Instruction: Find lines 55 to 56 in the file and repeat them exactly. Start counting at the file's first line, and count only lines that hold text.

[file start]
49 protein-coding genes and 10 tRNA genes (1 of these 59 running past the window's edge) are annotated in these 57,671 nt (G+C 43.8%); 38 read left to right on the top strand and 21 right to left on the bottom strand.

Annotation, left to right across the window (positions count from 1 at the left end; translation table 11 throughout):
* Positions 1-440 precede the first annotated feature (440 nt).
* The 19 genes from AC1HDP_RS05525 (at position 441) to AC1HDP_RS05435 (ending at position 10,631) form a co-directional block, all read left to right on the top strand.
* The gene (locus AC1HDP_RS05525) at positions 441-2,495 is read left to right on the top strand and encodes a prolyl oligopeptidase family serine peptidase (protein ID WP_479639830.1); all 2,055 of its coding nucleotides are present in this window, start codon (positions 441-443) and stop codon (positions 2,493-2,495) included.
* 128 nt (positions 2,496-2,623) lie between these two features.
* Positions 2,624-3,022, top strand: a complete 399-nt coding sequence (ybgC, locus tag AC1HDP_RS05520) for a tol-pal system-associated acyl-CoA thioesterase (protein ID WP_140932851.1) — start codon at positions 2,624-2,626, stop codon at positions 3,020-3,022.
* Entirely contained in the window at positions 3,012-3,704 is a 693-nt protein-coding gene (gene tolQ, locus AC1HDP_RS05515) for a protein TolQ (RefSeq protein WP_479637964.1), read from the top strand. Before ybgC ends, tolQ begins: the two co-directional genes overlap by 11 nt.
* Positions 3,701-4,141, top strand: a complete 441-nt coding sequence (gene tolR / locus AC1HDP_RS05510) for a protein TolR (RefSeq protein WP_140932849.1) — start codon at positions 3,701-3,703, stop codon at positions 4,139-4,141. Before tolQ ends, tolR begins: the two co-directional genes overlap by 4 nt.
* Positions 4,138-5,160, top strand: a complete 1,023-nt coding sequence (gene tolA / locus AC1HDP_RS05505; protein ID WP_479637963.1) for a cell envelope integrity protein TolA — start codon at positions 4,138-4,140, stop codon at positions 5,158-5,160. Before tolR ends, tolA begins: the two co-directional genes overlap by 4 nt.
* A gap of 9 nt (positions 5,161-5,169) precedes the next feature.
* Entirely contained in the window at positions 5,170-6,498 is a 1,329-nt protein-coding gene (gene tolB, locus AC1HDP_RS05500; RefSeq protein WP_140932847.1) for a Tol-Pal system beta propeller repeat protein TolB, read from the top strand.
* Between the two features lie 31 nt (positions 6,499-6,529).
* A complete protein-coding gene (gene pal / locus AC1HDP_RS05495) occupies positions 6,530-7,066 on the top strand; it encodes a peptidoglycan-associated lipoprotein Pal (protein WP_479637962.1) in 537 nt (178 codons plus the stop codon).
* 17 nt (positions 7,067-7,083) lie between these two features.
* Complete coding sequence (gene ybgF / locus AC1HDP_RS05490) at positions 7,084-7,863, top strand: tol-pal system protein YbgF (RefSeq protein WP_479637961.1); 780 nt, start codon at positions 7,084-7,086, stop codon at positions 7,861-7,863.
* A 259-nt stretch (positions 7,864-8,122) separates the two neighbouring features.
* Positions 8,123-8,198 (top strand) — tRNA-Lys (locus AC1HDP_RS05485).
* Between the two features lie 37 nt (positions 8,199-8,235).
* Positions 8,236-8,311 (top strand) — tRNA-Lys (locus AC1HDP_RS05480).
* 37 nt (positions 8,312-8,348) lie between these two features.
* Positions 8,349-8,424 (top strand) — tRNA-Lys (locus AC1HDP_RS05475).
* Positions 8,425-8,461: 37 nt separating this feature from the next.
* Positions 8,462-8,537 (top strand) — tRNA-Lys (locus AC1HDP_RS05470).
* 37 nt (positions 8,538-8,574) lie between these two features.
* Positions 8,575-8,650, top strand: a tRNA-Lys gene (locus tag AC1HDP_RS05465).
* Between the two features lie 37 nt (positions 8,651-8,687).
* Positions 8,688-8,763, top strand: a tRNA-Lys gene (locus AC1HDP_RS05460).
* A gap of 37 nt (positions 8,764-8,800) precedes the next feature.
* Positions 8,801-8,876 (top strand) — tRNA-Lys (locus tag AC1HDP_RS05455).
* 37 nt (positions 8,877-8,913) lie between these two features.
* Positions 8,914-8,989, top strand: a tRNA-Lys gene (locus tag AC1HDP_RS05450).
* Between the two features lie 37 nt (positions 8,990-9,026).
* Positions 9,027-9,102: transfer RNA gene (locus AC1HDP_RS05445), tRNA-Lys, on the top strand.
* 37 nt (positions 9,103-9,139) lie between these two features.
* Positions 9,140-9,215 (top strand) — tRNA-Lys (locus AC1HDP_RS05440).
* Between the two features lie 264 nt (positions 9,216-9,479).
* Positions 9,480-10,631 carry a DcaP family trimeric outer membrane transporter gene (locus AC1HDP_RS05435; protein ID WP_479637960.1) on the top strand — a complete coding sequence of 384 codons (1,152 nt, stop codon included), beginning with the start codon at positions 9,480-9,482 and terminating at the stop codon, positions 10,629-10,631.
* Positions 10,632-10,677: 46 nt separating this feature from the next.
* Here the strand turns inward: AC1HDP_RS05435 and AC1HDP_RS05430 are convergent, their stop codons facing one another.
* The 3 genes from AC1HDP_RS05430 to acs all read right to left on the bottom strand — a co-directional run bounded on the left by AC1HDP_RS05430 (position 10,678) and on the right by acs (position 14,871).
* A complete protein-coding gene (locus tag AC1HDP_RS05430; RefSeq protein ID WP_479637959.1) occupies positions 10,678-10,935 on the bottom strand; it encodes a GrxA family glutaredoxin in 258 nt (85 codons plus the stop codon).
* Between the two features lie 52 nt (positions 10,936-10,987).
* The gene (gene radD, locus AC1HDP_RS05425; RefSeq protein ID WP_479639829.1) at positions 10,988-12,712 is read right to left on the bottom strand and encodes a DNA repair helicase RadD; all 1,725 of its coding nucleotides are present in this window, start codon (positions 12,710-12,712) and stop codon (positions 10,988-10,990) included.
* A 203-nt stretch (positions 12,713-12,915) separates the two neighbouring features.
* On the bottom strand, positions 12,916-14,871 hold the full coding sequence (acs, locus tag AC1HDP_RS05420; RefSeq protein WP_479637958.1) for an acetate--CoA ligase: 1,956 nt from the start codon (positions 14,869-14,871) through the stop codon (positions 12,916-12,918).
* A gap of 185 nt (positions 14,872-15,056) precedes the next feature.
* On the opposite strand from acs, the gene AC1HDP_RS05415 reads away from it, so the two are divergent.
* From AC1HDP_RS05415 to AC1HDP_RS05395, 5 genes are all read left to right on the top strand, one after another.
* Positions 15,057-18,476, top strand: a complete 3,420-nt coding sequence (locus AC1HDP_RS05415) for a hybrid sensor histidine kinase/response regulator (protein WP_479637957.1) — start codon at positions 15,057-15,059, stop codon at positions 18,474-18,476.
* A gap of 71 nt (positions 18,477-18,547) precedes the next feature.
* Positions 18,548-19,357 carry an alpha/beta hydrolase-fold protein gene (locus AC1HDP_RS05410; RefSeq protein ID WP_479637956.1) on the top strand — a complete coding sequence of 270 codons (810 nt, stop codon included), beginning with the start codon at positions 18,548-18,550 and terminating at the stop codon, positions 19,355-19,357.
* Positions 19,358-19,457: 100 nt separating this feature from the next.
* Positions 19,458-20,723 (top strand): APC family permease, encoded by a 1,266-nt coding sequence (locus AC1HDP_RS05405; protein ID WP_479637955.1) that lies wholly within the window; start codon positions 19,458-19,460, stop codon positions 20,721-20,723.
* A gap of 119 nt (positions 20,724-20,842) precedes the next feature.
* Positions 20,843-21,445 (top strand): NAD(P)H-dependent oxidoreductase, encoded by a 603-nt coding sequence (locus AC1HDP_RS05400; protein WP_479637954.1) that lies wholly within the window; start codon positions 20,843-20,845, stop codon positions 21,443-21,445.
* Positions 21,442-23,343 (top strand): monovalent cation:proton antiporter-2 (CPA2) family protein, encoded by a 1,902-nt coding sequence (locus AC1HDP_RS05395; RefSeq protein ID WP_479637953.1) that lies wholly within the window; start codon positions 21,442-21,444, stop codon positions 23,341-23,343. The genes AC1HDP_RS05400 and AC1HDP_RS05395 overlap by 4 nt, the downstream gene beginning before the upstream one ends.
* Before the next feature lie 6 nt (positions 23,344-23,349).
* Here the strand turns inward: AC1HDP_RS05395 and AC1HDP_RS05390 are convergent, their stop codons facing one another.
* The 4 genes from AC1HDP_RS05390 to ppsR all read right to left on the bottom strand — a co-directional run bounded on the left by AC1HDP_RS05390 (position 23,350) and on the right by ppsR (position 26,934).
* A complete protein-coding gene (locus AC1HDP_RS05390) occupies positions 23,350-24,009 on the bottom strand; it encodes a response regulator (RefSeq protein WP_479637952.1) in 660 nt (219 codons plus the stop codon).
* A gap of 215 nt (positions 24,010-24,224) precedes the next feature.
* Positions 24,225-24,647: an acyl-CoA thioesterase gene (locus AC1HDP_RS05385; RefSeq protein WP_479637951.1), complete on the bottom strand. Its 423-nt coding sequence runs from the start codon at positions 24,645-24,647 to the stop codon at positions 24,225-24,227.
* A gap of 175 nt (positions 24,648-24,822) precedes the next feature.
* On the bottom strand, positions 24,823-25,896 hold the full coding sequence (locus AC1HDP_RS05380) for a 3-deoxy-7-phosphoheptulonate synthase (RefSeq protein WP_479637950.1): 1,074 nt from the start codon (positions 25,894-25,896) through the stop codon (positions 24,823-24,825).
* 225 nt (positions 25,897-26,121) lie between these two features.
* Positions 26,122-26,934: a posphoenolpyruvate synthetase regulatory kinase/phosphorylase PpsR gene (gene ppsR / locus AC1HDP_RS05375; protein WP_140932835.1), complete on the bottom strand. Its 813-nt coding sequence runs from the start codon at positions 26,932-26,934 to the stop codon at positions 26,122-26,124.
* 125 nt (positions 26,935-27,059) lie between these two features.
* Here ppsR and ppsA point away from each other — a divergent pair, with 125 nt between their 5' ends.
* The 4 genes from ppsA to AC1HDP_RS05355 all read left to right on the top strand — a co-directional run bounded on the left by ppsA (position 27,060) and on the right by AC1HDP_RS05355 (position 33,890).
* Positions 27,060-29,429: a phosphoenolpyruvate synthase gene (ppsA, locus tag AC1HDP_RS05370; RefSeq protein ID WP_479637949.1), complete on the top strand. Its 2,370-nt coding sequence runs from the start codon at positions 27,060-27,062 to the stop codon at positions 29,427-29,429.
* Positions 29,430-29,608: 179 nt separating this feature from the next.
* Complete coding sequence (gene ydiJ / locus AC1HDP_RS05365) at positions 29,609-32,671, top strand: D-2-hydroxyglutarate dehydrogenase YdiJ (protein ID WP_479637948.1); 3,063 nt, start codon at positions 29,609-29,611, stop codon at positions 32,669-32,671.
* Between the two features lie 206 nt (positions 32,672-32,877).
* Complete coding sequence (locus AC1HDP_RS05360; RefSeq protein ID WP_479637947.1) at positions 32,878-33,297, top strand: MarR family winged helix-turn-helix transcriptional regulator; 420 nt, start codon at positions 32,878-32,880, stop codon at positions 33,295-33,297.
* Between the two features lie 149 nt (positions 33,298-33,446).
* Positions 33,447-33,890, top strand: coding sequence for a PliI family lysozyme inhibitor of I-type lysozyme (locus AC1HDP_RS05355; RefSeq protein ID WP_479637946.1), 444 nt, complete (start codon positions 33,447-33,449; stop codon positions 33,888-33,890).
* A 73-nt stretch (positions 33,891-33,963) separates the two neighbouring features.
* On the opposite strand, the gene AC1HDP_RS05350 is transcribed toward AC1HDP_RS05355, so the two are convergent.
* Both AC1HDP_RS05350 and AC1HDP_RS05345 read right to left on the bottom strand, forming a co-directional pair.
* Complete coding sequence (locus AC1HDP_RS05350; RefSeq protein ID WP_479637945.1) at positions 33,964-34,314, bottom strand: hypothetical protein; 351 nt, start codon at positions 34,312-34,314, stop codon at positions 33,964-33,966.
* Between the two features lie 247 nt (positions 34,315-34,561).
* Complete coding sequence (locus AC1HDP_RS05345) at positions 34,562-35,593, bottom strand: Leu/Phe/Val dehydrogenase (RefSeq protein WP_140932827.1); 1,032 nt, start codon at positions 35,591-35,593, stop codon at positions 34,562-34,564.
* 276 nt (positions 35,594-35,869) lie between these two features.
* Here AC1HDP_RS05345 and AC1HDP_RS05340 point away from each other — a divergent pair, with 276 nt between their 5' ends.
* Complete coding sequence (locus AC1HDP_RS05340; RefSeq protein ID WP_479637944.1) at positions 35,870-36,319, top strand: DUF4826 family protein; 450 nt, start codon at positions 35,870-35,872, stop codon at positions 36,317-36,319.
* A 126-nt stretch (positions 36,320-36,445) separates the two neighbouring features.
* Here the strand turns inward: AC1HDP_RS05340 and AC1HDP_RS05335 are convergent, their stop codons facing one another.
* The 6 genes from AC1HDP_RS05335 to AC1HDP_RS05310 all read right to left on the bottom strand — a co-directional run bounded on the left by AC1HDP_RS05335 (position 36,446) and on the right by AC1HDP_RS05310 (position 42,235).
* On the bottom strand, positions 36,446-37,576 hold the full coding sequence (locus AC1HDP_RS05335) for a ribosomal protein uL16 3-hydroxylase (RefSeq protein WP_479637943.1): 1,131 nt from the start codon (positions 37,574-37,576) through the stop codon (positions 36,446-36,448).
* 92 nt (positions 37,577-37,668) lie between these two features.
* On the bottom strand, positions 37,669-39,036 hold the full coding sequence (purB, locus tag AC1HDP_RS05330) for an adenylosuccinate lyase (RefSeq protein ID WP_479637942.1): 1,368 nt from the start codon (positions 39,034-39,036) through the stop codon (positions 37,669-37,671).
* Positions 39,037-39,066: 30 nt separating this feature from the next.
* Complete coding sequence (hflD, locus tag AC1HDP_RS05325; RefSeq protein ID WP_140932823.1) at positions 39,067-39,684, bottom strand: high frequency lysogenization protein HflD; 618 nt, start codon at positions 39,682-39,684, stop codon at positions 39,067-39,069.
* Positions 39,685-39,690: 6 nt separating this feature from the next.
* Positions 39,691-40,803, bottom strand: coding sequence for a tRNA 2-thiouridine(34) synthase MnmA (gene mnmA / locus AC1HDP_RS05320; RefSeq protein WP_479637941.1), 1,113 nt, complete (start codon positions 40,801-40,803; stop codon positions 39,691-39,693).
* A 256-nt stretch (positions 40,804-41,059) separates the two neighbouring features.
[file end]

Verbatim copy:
* A gap of 119 nt (positions 20,724-20,842) precedes the next feature.
* Positions 20,843-21,445 (top strand): NAD(P)H-dependent oxidoreductase, encoded by a 603-nt coding sequence (locus AC1HDP_RS05400; protein WP_479637954.1) that lies wholly within the window; start codon positions 20,843-20,845, stop codon positions 21,443-21,445.